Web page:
‘Catastrophic’ Hurricane Ian bears down on Florida

Images of a storm that could have a “catastrophic impact” on the south eastern United States have emerged – and it’s even bigger and more dangerous that meteorologists expected.

There are warnings people “will not survive” the storm if they are caught by five meter high waves and winds of 250 km/h.

“This is going to be a storm we talk about for many years to come. It’s a historic event,” National Weather Service director Ken Graham said.

The category 4 Hurricane Ian is due to smash into Florida’s west coast on Wednesday afternoon US time (early on Thursday, AEST).

Ian has already passed through Cuba, wreaking damage and cutting off power. It then tracked up to the west side of Florida into the Gulf of Mexico.

Impact is expected between the cities of Fort Myers and Tampa, the latter of which is close to the tourist hotspot of Orlando.

At noon in Florida (2am, AEST) winds of almost 160 km/h hit Sanibel Island, off the coast. In Tampa Bay, the water literally receded from the shoreline, sucked out by the hurricane. As the store nears, all that water and more besides will rush back in.

The US’ National Hurricane Center didn’t mince its words saying Ian would cause “catastrophic” storm surges, winds and flooding within the state.

That sentiment was echoed by Deanne Criswell from the Federal Emergency Management Agency.

“There is going to be catastrophic impacts, and not just where we’re going to see the storm make landfall, but we’re also really concerned about all of the inland flooding because it’s bringing with it a lot of rain and it’s going to moves slowly,” she told CNN.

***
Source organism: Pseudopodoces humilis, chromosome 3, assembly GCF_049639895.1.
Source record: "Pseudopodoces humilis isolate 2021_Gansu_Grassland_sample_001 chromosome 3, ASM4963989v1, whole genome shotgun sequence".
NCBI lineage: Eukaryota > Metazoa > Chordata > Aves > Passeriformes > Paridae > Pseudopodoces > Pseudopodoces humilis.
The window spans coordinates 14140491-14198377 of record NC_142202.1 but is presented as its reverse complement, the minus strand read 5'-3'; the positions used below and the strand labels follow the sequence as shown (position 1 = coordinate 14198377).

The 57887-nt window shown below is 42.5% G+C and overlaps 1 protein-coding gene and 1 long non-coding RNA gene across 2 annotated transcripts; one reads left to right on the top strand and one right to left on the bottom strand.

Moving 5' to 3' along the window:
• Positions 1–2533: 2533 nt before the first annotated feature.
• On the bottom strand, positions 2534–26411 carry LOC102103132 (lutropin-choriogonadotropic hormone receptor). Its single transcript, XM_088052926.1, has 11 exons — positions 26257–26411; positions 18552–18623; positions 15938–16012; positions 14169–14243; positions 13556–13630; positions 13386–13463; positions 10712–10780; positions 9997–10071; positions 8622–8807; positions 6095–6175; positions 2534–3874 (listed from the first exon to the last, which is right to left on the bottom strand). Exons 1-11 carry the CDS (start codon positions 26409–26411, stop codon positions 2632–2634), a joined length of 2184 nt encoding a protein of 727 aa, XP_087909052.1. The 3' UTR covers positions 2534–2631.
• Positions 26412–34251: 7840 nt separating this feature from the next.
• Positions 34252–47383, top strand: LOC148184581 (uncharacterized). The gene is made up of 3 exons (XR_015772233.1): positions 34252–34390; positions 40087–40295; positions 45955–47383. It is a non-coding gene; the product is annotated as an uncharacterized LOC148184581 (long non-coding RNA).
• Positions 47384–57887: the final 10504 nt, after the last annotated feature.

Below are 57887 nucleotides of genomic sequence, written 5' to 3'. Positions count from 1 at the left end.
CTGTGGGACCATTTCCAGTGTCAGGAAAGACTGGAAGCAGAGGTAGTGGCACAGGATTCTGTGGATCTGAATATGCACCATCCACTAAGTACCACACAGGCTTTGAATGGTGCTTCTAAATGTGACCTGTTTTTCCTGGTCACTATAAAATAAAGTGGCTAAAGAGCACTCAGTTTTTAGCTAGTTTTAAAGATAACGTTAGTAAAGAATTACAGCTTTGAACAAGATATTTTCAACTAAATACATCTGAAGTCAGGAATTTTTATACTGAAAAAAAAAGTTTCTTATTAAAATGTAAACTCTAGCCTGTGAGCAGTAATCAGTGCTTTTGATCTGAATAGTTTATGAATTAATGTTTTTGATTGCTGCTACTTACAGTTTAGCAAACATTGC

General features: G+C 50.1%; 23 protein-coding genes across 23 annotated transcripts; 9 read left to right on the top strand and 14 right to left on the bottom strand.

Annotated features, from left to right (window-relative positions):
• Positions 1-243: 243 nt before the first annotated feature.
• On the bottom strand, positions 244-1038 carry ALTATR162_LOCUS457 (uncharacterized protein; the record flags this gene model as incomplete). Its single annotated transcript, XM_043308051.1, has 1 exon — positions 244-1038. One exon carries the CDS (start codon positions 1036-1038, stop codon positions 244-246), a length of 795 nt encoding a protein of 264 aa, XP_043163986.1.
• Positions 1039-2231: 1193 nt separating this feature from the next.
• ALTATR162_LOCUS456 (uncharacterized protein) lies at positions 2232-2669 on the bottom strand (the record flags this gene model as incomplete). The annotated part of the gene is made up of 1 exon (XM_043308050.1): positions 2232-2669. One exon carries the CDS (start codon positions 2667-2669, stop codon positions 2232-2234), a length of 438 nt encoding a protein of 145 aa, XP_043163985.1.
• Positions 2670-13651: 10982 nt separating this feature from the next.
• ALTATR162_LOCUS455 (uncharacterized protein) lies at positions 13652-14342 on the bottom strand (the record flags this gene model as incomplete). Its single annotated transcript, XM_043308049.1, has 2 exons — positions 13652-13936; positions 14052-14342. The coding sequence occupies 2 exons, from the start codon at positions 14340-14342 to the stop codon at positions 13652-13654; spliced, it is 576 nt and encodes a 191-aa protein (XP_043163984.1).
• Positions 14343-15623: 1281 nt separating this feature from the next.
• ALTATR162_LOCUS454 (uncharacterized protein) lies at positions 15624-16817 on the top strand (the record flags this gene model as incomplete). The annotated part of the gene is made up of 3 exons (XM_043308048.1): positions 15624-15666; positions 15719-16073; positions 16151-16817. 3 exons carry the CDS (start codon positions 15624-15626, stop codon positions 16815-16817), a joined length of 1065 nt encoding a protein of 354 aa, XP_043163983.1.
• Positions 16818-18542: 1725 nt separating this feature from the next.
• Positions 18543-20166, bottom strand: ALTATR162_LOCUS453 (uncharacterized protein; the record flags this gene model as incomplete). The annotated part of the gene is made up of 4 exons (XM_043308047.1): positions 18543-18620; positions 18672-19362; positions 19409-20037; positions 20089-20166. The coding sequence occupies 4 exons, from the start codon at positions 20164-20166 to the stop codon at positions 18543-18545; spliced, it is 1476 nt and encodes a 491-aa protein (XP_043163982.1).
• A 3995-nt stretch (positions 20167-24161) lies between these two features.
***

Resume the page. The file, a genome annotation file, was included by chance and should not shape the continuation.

Michael Brennan, acting deputy director of the National Oceanic and Atmospheric Administration was blunter as he warned of even storm surges of up to 16 feet (5 meters) around the Fort Myers area.

“I’m six feet tall. That’s almost three times my height,” he said.

“It’s not the just the rise of the water from the storm surge, it’s the breaking waves on top of it that are going to be driven by those 155 km/h (250 km/h) winds.

“Those waves can destroy buildings. That’s not a situation you’re going to survive in,” said Mr Brennan.

Ian’s Eye Dwarfs Other Storms

Picture of the eye of the storm have rattled forecasters. Usually the eye – the heart of the storm – is relatively small.

Not Ian.

Its eye is around 56 km wide. Hurricane Charley, which hit Florida in 2004 and killed 10 people, had an eye of just 11km wide before it struck land.

Indeed, the extant of Hurricane Charley could fit within just the eye of Hurricane Ian.

Once Ian hits land it is expected to curve its way north through the state and then into the Atlantic. But it’s possible it could then make landfall again around Georgia of South Carolina.

Airports in Tampa and Orlando have stopped all commercial flights, and some 337,000 Floridians are already without power.

On Tuesday, Ian plunged all of Cuba into darkness after battering the country’s west as a Category 3 for more than five hours before moving back out over the Gulf of Mexico.

The storm damaged Cuba’s power network and left the island “without electrical service,” state electricity company Union Electrica said.

Only the few people with gasoline-powered generators had electricity on the island of more than 11 million people.

Originally published as ‘Catastrophic’ Hurricane Ian bears down on Florida

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